Women who use marijuana while pregnant may be more likely to give birth to an autistic child. But investigators call for a cautious interpretation of the results.
Cannabinoids and autism spectrum disorder (ASD)
By Mariano Garcia de Palau
Born in Barcelona, 17 February 1956. Graduated in medicine and surgery from the University of Barcelona in 1979. For 38 years has worked as an emergency physician in the area of occupational medicine. He became interested in cannabis by chance, and for the last 15 years has studied its therapeutic uses. He currently works at Kalapa Clinic, where he advises on treatments with cannabinoids, performs clinical work with patients and collaborates with different organisations and associations such as Catfac. He is a member of the Spanish Observatory for Medicinal Cannabis. He is a regular member of IACM.
Autism can be described as a disorder of neurodevelopment, causing alterations in social interaction and with the subject’s surroundings. It also causes problems with verbal and non-verbal communication, and sometimes very restricted and usually repetitive behaviour.
Parents usually start to become aware of these features during the first two years of life. However, this may depend on the degree of autism, which can vary from very mild in some cases to extreme in others.
This variability —as well as other features discussed below— has led to the development of the concept of Autism Spectrum Disorder (ASD). This category encompasses three types of disorder with separate and distinguishable characteristics, namely autistic disorder, Asperger’s syndrome, and PDD-NOS (Pervasive Developmental Disorder-Not Otherwise Specified). Diagnosis can sometimes prove very difficult and be complicated by the degree of autism and a correlation with other pathologies, such as refractory epilepsy.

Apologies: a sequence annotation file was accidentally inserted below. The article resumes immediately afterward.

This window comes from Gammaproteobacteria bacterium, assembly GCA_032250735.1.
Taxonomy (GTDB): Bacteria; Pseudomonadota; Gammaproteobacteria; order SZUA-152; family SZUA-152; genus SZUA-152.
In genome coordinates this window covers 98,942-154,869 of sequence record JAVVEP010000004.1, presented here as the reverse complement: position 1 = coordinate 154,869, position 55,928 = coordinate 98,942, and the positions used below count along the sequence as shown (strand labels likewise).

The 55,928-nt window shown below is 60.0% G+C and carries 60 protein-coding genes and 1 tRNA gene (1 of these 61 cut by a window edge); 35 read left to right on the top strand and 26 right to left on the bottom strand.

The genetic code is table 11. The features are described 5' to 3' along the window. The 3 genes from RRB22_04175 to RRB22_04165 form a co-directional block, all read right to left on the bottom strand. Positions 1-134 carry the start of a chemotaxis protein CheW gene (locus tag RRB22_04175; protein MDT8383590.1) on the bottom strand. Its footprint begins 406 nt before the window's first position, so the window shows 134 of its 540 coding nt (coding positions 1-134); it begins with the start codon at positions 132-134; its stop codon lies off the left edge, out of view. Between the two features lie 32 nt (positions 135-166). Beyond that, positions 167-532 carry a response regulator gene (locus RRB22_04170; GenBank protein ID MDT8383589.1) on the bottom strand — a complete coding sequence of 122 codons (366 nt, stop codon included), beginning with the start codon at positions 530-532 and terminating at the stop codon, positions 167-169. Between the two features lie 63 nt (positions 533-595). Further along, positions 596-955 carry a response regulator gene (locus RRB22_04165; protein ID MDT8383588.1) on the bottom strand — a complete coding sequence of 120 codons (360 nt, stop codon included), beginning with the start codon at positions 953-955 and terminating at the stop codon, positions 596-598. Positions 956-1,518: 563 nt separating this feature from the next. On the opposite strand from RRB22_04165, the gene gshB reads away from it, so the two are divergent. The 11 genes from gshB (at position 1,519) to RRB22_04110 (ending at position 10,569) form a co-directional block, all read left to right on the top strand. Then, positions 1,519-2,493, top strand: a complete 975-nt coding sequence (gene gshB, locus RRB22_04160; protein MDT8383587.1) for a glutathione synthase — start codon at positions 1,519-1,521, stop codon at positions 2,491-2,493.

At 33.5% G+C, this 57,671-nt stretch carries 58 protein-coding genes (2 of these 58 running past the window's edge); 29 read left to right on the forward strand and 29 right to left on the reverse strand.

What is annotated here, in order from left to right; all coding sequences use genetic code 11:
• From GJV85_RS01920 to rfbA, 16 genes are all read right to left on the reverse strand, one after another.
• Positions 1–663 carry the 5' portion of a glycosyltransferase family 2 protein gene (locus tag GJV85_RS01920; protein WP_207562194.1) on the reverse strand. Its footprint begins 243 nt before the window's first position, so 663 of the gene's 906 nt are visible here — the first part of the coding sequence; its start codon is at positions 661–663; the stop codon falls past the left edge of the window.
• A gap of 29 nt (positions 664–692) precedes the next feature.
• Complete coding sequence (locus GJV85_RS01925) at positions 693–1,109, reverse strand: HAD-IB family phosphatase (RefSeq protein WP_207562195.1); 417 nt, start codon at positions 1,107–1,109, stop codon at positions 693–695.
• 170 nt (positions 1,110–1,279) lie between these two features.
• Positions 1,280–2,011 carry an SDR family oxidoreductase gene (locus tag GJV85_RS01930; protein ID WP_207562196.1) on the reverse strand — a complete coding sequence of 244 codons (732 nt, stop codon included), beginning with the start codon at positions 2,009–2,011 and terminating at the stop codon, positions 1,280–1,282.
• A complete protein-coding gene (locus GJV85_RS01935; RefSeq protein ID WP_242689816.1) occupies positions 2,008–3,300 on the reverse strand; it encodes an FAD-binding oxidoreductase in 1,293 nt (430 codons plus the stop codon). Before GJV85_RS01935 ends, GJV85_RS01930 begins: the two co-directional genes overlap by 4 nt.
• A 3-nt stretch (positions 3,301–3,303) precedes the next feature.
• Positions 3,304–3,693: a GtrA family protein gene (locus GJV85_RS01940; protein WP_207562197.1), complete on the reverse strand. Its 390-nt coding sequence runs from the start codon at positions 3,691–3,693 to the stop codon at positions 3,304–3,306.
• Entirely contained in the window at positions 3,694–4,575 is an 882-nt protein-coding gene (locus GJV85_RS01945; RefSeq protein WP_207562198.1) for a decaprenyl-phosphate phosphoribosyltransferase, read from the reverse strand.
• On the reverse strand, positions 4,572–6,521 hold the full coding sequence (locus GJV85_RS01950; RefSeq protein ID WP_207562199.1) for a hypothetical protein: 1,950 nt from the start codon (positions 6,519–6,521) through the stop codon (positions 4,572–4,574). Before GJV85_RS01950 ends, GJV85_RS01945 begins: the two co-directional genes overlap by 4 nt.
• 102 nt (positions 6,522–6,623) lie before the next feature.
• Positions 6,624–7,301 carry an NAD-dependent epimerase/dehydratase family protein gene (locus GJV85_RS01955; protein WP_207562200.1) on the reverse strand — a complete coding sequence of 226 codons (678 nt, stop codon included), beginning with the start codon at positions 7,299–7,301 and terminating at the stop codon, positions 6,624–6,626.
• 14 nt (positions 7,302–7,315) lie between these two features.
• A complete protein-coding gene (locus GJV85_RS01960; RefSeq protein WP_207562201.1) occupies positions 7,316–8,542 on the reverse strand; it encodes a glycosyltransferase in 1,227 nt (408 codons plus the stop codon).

Autism per se (autistic disorder) involves retardation in cognitive development; this is not the case, however, with Asperger’s syndrome, where numerous cases have been reported of patients with above-average cognitive performance; some individuals are even exceptionally gifted at performing certain mental tasks.
The causes of this disorder are not known with any certainty. Although there are different theories, we do know that there is a proven genetic predisposition. ASD has been related to the so-called fragile X syndrome. However, it is not known whether other chromosomal changes might also be causes or contributors.
Other causes that have been reported include the MMR vaccine, use of paracetamol, food and environmental factors and celiac disease.
Neurotransmitters such as dopamine, serotonin, tryptophan and oxytocin might also be involved.